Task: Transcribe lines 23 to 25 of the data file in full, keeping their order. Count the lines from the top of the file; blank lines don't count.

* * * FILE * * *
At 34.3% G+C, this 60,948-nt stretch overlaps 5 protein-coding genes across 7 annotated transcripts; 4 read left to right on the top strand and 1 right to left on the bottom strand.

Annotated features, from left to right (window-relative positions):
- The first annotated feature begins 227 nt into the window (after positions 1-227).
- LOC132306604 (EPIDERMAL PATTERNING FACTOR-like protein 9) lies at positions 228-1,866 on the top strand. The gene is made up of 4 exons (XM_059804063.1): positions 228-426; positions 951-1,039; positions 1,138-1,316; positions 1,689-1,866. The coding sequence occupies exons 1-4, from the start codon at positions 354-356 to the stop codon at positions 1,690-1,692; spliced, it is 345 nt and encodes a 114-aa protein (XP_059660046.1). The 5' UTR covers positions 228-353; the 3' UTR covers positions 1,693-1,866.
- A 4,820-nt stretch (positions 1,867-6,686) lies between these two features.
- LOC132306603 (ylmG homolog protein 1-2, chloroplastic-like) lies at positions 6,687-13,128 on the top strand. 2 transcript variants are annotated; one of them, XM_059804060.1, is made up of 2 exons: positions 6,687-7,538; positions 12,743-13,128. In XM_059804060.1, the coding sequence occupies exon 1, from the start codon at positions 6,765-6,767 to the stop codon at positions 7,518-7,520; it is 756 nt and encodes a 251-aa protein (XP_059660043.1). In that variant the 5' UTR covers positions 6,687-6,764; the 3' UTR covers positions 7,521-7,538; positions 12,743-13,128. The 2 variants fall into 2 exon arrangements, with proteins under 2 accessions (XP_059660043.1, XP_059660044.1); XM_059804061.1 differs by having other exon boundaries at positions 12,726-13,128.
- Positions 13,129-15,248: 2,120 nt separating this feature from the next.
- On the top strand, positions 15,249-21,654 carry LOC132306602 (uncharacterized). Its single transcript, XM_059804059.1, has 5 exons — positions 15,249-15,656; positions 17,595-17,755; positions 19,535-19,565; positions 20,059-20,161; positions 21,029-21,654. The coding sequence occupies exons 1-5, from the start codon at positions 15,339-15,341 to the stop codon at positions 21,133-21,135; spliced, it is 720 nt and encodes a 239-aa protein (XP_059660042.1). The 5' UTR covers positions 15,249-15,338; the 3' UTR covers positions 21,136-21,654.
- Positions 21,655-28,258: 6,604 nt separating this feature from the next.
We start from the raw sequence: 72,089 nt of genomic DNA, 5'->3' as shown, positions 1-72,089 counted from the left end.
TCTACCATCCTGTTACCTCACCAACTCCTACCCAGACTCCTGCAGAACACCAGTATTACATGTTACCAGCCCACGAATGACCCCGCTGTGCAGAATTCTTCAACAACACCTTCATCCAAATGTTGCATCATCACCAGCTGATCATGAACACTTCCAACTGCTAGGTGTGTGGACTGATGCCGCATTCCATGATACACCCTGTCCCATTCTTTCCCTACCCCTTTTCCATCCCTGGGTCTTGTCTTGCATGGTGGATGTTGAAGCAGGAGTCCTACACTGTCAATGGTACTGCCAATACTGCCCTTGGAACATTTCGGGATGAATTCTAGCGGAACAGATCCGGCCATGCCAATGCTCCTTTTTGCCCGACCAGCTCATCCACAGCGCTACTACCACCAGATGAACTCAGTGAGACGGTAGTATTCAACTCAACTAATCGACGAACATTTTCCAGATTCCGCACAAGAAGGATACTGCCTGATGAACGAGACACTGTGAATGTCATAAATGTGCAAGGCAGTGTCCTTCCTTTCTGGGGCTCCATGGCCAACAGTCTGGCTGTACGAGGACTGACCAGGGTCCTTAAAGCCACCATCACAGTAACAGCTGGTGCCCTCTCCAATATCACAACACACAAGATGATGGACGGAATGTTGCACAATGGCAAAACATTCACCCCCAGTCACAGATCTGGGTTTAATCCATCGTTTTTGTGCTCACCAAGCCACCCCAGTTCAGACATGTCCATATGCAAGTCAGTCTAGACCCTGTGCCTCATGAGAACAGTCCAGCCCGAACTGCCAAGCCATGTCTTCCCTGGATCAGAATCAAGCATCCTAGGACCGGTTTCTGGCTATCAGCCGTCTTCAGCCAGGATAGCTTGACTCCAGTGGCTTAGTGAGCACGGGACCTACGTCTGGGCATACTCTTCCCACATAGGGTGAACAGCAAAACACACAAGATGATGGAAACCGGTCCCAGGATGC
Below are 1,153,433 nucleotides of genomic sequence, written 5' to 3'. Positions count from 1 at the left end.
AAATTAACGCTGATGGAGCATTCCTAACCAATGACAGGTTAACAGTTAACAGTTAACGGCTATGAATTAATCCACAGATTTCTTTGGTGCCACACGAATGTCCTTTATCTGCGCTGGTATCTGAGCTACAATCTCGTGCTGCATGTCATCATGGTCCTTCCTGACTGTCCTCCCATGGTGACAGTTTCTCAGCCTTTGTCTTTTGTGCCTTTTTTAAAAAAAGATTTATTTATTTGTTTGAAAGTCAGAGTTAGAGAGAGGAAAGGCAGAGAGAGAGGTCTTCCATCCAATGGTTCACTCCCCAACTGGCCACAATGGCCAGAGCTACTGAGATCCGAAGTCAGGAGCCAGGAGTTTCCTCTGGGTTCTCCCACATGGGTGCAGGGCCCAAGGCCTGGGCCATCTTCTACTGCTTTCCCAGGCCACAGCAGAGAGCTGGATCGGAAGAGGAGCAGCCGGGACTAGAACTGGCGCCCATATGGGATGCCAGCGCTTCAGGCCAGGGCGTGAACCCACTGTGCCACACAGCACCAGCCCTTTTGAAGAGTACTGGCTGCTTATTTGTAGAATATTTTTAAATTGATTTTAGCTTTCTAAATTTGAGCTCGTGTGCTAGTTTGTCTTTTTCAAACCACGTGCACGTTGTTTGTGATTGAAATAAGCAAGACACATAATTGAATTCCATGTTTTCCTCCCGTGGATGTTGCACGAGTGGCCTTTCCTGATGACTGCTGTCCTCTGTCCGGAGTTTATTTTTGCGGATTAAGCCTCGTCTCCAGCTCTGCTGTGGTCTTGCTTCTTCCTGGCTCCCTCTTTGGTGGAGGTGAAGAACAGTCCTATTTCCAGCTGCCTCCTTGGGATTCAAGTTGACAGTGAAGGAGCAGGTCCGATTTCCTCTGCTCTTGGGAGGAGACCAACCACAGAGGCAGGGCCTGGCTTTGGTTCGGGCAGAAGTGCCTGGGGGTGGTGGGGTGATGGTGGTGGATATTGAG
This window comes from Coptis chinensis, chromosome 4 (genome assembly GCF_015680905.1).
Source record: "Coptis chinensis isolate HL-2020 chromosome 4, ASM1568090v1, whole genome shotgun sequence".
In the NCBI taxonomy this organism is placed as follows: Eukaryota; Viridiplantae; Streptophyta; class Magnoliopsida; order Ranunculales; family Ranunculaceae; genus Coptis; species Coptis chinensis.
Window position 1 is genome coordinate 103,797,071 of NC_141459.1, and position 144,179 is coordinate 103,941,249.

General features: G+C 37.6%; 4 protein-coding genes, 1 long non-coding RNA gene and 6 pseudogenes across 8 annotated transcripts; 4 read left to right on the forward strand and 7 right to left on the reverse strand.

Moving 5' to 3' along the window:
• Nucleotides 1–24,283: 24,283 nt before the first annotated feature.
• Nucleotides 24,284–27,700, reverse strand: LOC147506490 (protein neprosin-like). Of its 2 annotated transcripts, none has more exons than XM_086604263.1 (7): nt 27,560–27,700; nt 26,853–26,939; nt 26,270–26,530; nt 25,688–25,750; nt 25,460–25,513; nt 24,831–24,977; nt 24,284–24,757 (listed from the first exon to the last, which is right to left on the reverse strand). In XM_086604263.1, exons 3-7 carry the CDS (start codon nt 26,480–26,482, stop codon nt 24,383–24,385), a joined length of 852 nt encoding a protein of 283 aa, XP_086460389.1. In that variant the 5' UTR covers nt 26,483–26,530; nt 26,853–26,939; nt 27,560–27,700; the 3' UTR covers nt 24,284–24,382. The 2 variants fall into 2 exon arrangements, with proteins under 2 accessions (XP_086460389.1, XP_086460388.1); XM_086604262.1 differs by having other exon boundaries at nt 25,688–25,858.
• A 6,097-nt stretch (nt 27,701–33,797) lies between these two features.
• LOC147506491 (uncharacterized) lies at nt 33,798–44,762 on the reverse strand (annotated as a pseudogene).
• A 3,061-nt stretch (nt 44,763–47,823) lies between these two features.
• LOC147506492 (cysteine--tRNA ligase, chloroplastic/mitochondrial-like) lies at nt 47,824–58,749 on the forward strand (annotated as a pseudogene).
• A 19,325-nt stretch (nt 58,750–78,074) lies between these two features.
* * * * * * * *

• LOC147506491 (uncharacterized) lies at nt 33,798–44,762 on the reverse strand (annotated as a pseudogene).
• A 3,061-nt stretch (nt 44,763–47,823) lies between these two features.
• LOC147506492 (cysteine--tRNA ligase, chloroplastic/mitochondrial-like) lies at nt 47,824–58,749 on the forward strand (annotated as a pseudogene).